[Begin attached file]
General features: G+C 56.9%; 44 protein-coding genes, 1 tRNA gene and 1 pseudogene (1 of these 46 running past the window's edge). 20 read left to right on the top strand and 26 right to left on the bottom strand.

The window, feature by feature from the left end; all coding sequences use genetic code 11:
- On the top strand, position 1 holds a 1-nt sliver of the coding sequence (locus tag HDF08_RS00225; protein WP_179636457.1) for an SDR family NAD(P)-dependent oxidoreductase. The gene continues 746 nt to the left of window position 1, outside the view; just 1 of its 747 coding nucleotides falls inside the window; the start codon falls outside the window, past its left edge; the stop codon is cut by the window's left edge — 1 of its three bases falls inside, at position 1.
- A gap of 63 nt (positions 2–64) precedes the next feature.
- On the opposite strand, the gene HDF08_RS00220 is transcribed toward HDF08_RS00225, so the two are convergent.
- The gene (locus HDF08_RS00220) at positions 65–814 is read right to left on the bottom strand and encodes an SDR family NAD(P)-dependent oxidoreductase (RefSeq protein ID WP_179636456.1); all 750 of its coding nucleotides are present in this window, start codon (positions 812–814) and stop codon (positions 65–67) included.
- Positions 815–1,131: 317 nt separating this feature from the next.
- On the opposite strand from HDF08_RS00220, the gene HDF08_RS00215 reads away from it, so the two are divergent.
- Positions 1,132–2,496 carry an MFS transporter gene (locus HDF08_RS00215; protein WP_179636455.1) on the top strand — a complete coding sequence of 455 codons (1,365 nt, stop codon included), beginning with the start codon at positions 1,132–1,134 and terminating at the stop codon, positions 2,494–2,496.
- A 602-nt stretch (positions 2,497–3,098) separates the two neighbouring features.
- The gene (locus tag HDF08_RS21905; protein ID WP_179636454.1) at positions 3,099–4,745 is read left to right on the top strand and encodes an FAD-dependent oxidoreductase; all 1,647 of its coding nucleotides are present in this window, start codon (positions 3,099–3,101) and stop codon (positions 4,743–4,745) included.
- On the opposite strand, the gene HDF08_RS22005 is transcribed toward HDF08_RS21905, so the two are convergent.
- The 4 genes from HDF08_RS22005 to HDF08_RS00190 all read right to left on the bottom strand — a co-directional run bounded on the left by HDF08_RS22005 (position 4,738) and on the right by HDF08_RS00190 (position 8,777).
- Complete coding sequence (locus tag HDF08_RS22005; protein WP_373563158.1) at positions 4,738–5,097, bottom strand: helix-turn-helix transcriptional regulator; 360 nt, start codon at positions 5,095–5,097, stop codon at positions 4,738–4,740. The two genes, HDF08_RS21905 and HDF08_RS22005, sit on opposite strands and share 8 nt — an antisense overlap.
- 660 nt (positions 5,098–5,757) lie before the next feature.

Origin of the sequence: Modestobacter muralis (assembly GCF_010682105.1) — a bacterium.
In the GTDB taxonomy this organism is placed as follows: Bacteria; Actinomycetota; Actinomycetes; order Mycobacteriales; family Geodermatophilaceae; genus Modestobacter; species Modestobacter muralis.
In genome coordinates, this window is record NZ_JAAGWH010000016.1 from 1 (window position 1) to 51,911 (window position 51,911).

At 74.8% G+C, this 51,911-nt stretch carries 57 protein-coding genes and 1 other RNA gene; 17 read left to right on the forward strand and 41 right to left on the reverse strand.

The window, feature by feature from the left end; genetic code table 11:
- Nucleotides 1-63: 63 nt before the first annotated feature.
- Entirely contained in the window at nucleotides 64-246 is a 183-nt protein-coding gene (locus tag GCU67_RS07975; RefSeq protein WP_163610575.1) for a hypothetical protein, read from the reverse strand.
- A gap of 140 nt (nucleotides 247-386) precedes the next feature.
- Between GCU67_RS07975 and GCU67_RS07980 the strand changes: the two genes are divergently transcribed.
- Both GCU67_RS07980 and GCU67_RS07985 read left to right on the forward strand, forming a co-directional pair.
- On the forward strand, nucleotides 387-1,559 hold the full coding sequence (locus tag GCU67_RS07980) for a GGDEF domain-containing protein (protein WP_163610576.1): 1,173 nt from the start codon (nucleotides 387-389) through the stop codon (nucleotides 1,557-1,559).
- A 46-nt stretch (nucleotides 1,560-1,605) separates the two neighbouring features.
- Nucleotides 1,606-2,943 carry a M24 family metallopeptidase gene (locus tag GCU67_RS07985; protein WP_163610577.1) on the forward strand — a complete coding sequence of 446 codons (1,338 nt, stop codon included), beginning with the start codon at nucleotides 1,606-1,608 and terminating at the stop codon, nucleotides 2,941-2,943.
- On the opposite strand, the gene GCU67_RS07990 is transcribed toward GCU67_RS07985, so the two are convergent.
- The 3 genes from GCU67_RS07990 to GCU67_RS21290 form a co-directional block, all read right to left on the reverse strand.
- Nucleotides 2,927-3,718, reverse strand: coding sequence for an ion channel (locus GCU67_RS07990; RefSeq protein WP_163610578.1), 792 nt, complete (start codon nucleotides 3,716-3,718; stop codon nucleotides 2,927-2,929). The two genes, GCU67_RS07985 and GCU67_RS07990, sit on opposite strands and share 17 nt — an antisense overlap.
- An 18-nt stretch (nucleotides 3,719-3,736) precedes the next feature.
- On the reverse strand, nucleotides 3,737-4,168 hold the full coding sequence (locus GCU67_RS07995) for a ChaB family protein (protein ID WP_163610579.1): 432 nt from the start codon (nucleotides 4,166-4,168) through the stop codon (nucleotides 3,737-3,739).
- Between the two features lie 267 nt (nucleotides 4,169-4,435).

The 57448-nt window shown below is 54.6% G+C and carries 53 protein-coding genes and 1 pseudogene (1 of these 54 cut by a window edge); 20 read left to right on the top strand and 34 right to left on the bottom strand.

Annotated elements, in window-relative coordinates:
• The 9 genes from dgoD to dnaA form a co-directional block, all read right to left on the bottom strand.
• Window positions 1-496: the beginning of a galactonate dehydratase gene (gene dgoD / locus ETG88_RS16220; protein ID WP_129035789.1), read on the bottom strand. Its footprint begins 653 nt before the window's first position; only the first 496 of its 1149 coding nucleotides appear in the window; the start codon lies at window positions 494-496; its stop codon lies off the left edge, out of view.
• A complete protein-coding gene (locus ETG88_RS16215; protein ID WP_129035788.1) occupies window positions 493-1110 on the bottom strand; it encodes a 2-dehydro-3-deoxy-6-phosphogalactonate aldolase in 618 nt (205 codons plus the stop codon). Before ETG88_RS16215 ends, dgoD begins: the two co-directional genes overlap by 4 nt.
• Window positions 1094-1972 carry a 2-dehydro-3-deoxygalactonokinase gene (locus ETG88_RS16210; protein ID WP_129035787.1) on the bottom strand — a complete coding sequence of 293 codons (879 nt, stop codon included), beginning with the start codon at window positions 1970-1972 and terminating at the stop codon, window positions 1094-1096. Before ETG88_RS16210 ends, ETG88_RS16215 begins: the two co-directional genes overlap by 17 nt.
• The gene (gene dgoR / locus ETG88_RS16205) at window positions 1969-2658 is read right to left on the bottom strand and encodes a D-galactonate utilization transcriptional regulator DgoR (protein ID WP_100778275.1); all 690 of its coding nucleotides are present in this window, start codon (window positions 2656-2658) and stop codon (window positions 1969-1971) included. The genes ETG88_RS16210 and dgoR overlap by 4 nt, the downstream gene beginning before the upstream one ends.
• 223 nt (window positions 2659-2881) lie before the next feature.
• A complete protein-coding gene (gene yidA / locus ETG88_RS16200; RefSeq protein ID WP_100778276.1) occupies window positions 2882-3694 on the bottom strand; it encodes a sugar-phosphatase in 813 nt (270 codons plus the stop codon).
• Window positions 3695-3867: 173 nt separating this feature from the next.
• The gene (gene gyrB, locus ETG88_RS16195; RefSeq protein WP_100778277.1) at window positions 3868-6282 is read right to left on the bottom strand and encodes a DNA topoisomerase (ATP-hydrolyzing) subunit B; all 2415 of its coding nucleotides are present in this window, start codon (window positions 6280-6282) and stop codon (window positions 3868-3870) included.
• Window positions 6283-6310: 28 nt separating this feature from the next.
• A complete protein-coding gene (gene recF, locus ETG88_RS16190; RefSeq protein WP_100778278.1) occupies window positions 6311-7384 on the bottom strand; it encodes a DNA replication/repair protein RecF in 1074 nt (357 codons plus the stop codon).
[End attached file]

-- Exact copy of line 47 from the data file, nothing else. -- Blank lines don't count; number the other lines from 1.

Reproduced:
• A complete protein-coding gene (gene recF, locus ETG88_RS16190; RefSeq protein WP_100778278.1) occupies window positions 6311-7384 on the bottom strand; it encodes a DNA replication/repair protein RecF in 1074 nt (357 codons plus the stop codon).